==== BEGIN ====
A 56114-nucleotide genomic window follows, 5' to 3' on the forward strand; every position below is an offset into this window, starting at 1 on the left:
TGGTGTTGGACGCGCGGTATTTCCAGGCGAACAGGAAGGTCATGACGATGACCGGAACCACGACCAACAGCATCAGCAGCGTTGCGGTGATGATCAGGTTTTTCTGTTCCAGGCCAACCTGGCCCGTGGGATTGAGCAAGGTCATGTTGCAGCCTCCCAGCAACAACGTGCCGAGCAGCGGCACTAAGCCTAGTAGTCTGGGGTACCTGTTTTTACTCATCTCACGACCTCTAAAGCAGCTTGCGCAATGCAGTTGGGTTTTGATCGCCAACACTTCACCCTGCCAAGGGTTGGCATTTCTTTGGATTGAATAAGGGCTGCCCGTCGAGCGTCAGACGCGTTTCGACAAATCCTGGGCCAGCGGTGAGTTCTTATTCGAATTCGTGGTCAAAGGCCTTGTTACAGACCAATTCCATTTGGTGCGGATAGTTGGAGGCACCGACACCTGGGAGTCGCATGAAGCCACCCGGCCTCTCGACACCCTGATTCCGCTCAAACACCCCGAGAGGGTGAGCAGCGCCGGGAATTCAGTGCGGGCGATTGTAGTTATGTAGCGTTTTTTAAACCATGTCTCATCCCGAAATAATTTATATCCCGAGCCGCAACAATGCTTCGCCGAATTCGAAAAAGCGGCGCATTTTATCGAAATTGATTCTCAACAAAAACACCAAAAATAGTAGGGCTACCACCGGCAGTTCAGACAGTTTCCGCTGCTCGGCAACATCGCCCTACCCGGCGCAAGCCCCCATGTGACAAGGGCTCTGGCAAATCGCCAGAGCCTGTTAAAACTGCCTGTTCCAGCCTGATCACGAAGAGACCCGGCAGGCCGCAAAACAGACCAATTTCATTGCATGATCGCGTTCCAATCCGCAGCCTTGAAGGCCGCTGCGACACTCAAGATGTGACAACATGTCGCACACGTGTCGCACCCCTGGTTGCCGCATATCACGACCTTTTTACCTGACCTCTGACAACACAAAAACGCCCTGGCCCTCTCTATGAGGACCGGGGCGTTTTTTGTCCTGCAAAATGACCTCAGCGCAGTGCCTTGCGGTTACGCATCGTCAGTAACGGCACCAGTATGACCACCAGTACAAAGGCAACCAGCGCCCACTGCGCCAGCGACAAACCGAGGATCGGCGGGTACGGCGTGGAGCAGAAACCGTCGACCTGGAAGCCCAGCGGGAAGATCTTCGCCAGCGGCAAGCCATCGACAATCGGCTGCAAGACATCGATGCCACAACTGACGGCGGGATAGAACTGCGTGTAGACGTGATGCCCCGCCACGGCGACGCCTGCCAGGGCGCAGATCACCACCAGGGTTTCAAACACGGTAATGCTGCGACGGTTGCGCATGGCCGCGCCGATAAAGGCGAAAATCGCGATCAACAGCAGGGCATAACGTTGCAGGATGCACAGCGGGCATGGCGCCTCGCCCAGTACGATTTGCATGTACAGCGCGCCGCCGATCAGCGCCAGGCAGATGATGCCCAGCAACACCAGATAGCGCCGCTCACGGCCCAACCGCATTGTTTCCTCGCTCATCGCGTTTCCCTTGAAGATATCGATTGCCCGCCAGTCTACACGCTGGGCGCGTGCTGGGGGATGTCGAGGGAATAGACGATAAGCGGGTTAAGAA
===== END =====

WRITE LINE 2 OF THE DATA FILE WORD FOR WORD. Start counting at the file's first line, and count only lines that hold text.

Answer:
TGGTGTTGGACGCGCGGTATTTCCAGGCGAACAGGAAGGTCATGACGATGACCGGAACCACGACCAACAGCATCAGCAGCGTTGCGGTGATGATCAGGTTTTTCTGTTCCAGGCCAACCTGGCCCGTGGGATTGAGCAAGGTCATGTTGCAGCCTCCCAGCAACAACGTGCCGAGCAGCGGCACTAAGCCTAGTAGTCTGGGGTACCTGTTTTTACTCATCTCACGACCTCTAAAGCAGCTTGCGCAATGCAGTTGGGTTTTGATCGCCAACACTTCACCCTGCCAAGGGTTGGCATTTCTTTGGATTGAATAAGGGCTGCCCGTCGAGCGTCAGACGCGTTTCGACAAATCCTGGGCCAGCGGTGAGTTCTTATTCGAATTCGTGGTCAAAGGCCTTGTTACAGACCAATTCCATTTGGTGCGGATAGTTGGAGGCACCGACACCTGGGAGTCGCATGAAGCCACCCGGCCTCTCGACACCCTGATTCCGCTCAAACACCCCGAGAGGGTGAGCAGCGCCGGGAATTCAGTGCGGGCGATTGTAGTTATGTAGCGTTTTTTAAACCATGTCTCATCCCGAAATAATTTATATCCCGAGCCGCAACAATGCTTCGCCGAATTCGAAAAAGCGGCGCATTTTATCGAAATTGATTCTCAACAAAAACACCAAAAATAGTAGGGCTACCACCGGCAGTTCAGACAGTTTCCGCTGCTCGGCAACATCGCCCTACCCGGCGCAAGCCCCCATGTGACAAGGGCTCTGGCAAATCGCCAGAGCCTGTTAAAACTGCCTGTTCCAGCCTGATCACGAAGAGACCCGGCAGGCCGCAAAACAGACCAATTTCATTGCATGATCGCGTTCCAATCCGCAGCCTTGAAGGCCGCTGCGACACTCAAGATGTGACAACATGTCGCACACGTGTCGCACCCCTGGTTGCCGCATATCACGACCTTTTTACCTGACCTCTGACAACACAAAAACGCCCTGGCCCTCTCTATGAGGACCGGGGCGTTTTTTGTCCTGCAAAATGACCTCAGCGCAGTGCCTTGCGGTTACGCATCGTCAGTAACGGCACCAGTATGACCACCAGTACAAAGGCAACCAGCGCCCACTGCGCCAGCGACAAACCGAGGATCGGCGGGTACGGCGTGGAGCAGAAACCGTCGACCTGGAAGCCCAGCGGGAAGATCTTCGCCAGCGGCAAGCCATCGACAATCGGCTGCAAGACATCGATGCCACAACTGACGGCGGGATAGAACTGCGTGTAGACGTGATGCCCCGCCACGGCGACGCCTGCCAGGGCGCAGATCACCACCAGGGTTTCAAACACGGTAATGCTGCGACGGTTGCGCATGGCCGCGCCGATAAAGGCGAAAATCGCGATCAACAGCAGGGCATAACGTTGCAGGATGCACAGCGGGCATGGCGCCTCGCCCAGTACGATTTGCATGTACAGCGCGCCGCCGATCAGCGCCAGGCAGATGATGCCCAGCAACACCAGATAGCGCCGCTCACGGCCCAACCGCATTGTTTCCTCGCTCATCGCGTTTCCCTTGAAGATATCGATTGCCCGCCAGTCTACACGCTGGGCGCGTGCTGGGGGATGTCGAGGGAATAGACGATAAGCGGGTTAAGAA